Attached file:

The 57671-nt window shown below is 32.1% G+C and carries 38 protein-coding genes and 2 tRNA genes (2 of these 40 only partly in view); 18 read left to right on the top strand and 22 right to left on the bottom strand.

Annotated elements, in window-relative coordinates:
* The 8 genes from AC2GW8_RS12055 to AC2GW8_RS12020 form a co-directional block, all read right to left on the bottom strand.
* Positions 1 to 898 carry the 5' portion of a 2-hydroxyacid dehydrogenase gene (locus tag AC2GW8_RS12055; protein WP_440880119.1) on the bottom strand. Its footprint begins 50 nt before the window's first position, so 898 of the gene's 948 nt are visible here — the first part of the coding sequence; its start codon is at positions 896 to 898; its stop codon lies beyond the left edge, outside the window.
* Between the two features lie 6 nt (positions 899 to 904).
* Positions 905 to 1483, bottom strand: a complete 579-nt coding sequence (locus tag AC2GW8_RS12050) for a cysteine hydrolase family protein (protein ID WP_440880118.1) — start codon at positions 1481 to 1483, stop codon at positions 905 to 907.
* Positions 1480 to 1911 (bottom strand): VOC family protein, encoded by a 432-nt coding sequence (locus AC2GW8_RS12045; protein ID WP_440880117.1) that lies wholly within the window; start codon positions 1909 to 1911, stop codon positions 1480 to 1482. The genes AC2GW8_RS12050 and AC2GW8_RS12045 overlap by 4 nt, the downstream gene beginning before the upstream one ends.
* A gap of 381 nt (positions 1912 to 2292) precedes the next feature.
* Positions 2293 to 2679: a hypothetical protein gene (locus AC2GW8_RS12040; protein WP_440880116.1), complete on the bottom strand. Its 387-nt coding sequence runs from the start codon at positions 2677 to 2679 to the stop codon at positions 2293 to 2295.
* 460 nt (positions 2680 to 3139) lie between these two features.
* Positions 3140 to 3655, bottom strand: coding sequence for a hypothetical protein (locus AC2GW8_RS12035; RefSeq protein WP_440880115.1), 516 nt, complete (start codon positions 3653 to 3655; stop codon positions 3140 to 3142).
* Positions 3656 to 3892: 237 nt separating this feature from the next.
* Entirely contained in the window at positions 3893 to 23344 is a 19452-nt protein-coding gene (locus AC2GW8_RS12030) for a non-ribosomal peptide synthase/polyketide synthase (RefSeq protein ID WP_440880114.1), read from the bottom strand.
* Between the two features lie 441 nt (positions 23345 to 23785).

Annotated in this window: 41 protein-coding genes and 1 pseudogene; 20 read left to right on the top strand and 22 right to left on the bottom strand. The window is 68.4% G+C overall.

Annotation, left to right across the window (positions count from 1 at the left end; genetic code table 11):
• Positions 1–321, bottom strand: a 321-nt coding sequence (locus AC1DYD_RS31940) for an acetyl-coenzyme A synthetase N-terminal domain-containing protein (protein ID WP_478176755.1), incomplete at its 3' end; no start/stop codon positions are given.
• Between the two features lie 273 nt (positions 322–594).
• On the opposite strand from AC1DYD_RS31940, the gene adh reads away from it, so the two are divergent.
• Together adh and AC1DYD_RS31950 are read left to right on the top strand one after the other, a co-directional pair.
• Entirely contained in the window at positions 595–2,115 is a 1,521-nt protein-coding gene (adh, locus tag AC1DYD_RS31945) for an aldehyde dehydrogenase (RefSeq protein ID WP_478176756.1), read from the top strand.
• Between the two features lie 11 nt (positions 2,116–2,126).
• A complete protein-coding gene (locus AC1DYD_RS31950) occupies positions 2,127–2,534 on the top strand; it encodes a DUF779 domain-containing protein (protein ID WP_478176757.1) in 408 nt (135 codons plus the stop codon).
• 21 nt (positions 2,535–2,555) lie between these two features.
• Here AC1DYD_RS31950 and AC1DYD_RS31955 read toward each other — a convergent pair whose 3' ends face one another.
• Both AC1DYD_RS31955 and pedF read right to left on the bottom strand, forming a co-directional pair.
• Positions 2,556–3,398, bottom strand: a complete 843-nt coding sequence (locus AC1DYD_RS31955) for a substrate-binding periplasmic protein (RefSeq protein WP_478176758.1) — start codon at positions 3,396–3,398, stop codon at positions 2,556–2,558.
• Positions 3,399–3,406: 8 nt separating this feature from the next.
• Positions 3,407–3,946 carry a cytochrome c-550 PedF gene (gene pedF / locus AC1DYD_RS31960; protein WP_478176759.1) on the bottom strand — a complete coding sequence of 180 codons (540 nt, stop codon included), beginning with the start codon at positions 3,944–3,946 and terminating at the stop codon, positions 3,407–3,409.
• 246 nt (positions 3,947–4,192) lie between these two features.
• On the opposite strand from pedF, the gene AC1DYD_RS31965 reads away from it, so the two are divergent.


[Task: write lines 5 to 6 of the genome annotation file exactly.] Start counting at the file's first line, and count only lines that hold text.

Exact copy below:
* Between the two features lie 6 nt (positions 899 to 904).
* Positions 905 to 1483, bottom strand: a complete 579-nt coding sequence (locus tag AC2GW8_RS12050) for a cysteine hydrolase family protein (protein ID WP_440880118.1) — start codon at positions 1481 to 1483, stop codon at positions 905 to 907.